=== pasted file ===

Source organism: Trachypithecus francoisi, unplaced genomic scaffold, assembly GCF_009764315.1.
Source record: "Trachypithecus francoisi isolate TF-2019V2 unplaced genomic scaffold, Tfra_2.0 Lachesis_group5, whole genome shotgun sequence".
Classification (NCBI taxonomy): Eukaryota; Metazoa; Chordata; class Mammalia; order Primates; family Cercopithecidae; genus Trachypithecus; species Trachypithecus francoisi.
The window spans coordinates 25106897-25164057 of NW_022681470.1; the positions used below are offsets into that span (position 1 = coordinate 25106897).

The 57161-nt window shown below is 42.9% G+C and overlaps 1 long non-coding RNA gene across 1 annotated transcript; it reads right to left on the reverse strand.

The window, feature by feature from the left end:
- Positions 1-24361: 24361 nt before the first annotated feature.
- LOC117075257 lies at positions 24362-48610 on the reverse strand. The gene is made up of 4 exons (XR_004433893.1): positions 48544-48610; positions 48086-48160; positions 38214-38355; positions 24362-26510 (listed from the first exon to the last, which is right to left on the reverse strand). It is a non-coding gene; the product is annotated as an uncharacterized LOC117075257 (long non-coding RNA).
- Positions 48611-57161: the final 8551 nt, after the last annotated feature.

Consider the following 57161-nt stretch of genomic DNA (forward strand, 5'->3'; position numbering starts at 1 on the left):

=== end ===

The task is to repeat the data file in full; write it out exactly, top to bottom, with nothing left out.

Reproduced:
Source organism: Trachypithecus francoisi, unplaced genomic scaffold, assembly GCF_009764315.1.
Source record: "Trachypithecus francoisi isolate TF-2019V2 unplaced genomic scaffold, Tfra_2.0 Lachesis_group5, whole genome shotgun sequence".
Classification (NCBI taxonomy): Eukaryota; Metazoa; Chordata; class Mammalia; order Primates; family Cercopithecidae; genus Trachypithecus; species Trachypithecus francoisi.
The window spans coordinates 25106897-25164057 of NW_022681470.1; the positions used below are offsets into that span (position 1 = coordinate 25106897).

The 57161-nt window shown below is 42.9% G+C and overlaps 1 long non-coding RNA gene across 1 annotated transcript; it reads right to left on the reverse strand.

The window, feature by feature from the left end:
- Positions 1-24361: 24361 nt before the first annotated feature.
- LOC117075257 lies at positions 24362-48610 on the reverse strand. The gene is made up of 4 exons (XR_004433893.1): positions 48544-48610; positions 48086-48160; positions 38214-38355; positions 24362-26510 (listed from the first exon to the last, which is right to left on the reverse strand). It is a non-coding gene; the product is annotated as an uncharacterized LOC117075257 (long non-coding RNA).
- Positions 48611-57161: the final 8551 nt, after the last annotated feature.

Consider the following 57161-nt stretch of genomic DNA (forward strand, 5'->3'; position numbering starts at 1 on the left):